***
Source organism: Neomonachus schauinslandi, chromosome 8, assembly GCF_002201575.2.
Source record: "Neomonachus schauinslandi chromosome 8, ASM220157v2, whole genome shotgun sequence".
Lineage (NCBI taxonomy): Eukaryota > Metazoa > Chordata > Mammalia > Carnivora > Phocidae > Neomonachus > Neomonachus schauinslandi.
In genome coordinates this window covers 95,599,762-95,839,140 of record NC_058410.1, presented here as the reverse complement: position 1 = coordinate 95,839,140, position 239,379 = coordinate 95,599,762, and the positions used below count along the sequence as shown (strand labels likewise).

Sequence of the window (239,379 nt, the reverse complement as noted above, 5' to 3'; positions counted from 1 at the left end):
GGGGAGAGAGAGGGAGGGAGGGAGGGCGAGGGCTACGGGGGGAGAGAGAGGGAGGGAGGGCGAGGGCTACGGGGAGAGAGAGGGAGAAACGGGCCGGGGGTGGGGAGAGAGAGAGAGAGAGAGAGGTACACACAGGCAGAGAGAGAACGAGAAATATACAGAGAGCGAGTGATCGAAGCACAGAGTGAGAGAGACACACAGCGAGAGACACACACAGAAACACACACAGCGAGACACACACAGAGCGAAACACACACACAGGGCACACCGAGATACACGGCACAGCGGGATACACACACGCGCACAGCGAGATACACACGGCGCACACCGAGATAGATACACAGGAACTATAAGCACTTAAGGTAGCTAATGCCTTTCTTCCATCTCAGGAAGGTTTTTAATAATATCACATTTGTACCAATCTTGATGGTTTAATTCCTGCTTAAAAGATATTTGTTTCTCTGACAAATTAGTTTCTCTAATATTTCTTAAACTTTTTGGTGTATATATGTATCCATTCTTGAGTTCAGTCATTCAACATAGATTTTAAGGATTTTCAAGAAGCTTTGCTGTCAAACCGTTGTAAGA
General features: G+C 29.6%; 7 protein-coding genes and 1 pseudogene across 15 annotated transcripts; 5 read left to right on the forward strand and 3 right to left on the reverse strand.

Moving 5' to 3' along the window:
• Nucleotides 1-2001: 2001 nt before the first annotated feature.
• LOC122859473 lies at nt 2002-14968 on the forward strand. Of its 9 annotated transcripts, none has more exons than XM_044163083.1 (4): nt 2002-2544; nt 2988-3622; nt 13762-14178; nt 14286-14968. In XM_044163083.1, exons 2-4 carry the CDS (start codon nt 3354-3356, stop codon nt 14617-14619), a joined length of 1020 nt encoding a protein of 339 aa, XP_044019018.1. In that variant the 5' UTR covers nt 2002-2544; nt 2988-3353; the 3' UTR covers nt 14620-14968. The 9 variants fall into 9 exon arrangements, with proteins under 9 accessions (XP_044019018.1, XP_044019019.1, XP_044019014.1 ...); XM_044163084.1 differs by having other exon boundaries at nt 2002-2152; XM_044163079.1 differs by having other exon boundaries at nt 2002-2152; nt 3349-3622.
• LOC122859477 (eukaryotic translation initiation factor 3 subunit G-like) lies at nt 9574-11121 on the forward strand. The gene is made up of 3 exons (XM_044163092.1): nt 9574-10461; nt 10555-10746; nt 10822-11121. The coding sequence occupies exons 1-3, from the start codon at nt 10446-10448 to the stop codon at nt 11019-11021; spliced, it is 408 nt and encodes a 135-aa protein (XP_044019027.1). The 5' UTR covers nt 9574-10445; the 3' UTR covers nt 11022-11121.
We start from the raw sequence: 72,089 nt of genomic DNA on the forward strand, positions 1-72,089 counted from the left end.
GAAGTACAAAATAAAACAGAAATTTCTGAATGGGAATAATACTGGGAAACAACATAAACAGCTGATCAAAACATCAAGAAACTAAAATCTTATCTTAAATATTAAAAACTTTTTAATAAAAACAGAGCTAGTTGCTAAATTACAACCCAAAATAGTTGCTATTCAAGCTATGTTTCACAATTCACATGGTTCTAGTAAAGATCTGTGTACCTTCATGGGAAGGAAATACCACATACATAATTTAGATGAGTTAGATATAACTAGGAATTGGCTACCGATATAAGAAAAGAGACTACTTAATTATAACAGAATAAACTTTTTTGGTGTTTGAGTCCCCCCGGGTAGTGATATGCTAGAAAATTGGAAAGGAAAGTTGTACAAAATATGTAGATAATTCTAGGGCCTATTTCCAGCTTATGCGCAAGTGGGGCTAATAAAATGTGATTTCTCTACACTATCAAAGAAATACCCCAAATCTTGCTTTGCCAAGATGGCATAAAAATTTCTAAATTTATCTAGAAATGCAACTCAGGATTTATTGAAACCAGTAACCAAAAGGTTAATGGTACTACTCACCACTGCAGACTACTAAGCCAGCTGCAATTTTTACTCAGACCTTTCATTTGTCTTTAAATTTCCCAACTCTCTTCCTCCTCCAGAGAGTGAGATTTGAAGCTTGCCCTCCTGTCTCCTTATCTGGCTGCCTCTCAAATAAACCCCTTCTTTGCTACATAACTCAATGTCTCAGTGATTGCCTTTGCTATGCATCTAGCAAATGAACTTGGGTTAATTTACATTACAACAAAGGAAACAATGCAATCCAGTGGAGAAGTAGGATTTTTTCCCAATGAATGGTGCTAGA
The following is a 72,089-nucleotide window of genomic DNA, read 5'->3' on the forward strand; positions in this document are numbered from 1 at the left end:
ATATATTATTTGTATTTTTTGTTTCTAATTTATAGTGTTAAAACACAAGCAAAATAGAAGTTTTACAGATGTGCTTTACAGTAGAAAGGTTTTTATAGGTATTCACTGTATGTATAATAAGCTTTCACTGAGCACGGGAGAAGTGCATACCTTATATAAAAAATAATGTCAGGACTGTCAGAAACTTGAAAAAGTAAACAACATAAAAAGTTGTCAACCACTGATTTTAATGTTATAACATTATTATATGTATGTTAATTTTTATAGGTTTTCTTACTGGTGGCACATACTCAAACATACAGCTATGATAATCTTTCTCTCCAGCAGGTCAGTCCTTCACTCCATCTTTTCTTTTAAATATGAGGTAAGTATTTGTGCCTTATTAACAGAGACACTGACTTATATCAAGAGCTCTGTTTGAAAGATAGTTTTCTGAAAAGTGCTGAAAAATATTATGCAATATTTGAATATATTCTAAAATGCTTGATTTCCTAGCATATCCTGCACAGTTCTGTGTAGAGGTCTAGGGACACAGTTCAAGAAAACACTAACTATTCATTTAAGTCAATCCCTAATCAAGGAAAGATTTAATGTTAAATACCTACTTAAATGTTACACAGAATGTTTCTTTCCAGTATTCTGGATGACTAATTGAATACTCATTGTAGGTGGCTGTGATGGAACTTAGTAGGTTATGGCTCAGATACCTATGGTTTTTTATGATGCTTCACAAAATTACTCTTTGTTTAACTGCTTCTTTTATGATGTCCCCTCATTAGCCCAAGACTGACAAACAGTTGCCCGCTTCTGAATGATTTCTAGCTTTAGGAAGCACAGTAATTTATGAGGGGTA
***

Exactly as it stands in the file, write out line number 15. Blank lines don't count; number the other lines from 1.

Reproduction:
ATATATTATTTGTATTTTTTGTTTCTAATTTATAGTGTTAAAACACAAGCAAAATAGAAGTTTTACAGATGTGCTTTACAGTAGAAAGGTTTTTATAGGTATTCACTGTATGTATAATAAGCTTTCACTGAGCACGGGAGAAGTGCATACCTTATATAAAAAATAATGTCAGGACTGTCAGAAACTTGAAAAAGTAAACAACATAAAAAGTTGTCAACCACTGATTTTAATGTTATAACATTATTATATGTATGTTAATTTTTATAGGTTTTCTTACTGGTGGCACATACTCAAACATACAGCTATGATAATCTTTCTCTCCAGCAGGTCAGTCCTTCACTCCATCTTTTCTTTTAAATATGAGGTAAGTATTTGTGCCTTATTAACAGAGACACTGACTTATATCAAGAGCTCTGTTTGAAAGATAGTTTTCTGAAAAGTGCTGAAAAATATTATGCAATATTTGAATATATTCTAAAATGCTTGATTTCCTAGCATATCCTGCACAGTTCTGTGTAGAGGTCTAGGGACACAGTTCAAGAAAACACTAACTATTCATTTAAGTCAATCCCTAATCAAGGAAAGATTTAATGTTAAATACCTACTTAAATGTTACACAGAATGTTTCTTTCCAGTATTCTGGATGACTAATTGAATACTCATTGTAGGTGGCTGTGATGGAACTTAGTAGGTTATGGCTCAGATACCTATGGTTTTTTATGATGCTTCACAAAATTACTCTTTGTTTAACTGCTTCTTTTATGATGTCCCCTCATTAGCCCAAGACTGACAAACAGTTGCCCGCTTCTGAATGATTTCTAGCTTTAGGAAGCACAGTAATTTATGAGGGGTA